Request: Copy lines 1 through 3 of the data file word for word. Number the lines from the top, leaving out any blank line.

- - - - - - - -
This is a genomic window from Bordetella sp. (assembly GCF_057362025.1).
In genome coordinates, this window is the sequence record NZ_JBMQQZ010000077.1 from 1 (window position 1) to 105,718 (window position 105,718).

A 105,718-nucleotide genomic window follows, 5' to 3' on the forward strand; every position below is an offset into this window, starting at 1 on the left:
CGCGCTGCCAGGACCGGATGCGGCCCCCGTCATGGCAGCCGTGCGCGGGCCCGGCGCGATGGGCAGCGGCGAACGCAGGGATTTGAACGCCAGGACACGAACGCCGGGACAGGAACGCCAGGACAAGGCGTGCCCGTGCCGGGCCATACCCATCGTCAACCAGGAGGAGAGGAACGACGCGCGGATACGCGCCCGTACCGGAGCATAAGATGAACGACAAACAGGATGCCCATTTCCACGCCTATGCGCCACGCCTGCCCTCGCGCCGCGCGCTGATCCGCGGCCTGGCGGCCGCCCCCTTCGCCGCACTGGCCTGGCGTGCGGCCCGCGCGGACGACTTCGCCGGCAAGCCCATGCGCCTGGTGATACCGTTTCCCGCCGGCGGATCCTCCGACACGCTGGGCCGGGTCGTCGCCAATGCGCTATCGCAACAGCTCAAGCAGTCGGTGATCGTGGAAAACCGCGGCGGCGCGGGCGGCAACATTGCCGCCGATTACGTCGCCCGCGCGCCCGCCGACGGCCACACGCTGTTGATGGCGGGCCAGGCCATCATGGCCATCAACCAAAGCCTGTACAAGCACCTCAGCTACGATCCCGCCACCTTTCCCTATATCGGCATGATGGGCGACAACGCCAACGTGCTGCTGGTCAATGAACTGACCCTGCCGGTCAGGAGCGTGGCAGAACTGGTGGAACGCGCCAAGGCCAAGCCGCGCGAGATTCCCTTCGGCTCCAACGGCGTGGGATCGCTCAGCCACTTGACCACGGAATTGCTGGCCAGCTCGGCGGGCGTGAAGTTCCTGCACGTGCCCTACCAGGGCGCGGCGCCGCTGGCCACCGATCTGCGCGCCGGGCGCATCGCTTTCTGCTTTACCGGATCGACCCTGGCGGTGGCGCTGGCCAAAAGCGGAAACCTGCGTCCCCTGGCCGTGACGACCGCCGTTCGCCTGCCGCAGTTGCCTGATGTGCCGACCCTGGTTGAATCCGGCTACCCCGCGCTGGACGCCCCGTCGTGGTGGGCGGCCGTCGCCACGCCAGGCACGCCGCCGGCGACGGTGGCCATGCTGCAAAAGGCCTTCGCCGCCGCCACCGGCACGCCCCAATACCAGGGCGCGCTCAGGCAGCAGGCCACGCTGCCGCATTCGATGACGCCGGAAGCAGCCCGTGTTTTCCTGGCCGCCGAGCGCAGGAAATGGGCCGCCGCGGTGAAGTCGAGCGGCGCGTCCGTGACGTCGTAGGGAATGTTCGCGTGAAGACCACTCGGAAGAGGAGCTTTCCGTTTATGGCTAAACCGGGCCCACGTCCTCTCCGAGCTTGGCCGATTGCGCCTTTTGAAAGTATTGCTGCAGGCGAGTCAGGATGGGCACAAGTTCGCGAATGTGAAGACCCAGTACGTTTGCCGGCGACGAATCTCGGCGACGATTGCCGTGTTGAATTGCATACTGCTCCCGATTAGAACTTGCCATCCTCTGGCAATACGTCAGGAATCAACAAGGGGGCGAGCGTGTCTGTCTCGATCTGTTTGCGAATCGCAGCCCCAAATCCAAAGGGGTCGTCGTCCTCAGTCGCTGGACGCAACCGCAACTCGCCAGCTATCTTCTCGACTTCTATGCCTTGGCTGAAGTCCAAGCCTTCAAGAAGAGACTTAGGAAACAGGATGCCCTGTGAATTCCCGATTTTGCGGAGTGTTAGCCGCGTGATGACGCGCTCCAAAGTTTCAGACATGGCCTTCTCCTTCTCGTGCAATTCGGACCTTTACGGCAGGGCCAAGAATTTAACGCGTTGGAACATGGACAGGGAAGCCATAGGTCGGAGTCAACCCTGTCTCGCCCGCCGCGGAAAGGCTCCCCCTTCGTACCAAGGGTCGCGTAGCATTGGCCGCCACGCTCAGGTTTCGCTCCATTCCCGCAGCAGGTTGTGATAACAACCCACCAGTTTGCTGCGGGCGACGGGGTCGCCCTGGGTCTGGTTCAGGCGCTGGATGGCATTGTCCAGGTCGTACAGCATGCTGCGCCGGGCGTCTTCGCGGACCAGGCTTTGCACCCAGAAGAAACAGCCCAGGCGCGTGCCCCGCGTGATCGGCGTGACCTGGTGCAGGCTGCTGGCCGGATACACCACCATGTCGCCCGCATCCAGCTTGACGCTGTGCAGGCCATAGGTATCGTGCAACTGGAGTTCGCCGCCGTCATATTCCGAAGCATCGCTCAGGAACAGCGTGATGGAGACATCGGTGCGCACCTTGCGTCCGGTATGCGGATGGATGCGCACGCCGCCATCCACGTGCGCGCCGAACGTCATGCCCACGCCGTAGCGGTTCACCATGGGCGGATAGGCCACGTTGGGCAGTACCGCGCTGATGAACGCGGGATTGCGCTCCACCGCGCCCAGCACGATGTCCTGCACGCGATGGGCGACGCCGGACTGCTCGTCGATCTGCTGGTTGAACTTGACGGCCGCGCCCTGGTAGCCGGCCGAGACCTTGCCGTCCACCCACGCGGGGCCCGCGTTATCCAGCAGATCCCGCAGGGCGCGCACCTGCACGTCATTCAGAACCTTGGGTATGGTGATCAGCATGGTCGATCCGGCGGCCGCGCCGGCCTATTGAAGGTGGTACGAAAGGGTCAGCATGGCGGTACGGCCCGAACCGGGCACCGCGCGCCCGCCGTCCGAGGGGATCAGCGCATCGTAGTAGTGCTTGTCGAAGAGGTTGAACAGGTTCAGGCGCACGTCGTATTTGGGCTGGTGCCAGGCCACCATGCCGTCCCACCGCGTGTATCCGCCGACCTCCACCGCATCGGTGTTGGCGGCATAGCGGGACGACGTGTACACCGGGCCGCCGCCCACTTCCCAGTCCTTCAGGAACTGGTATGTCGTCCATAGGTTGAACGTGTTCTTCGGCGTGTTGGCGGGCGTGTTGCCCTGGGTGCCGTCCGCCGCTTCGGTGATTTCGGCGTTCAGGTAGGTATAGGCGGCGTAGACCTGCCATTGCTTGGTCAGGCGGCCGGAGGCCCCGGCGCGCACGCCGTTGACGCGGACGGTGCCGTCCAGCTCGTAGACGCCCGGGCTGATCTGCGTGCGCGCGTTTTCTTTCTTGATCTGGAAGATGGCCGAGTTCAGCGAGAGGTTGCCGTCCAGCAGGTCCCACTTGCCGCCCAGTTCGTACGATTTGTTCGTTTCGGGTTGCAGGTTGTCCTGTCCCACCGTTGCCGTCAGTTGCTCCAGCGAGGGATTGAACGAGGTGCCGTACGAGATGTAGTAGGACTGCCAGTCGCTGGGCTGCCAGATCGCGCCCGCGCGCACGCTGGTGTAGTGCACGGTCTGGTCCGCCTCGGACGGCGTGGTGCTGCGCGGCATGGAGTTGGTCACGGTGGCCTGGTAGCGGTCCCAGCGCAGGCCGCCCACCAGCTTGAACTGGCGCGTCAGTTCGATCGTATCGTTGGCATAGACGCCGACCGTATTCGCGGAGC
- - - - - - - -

This is a genomic window from Bordetella sp. (assembly GCF_057362025.1).
In genome coordinates, this window is the sequence record NZ_JBMQQZ010000077.1 from 1 (window position 1) to 105,718 (window position 105,718).

A 105,718-nucleotide genomic window follows, 5' to 3' on the forward strand; every position below is an offset into this window, starting at 1 on the left: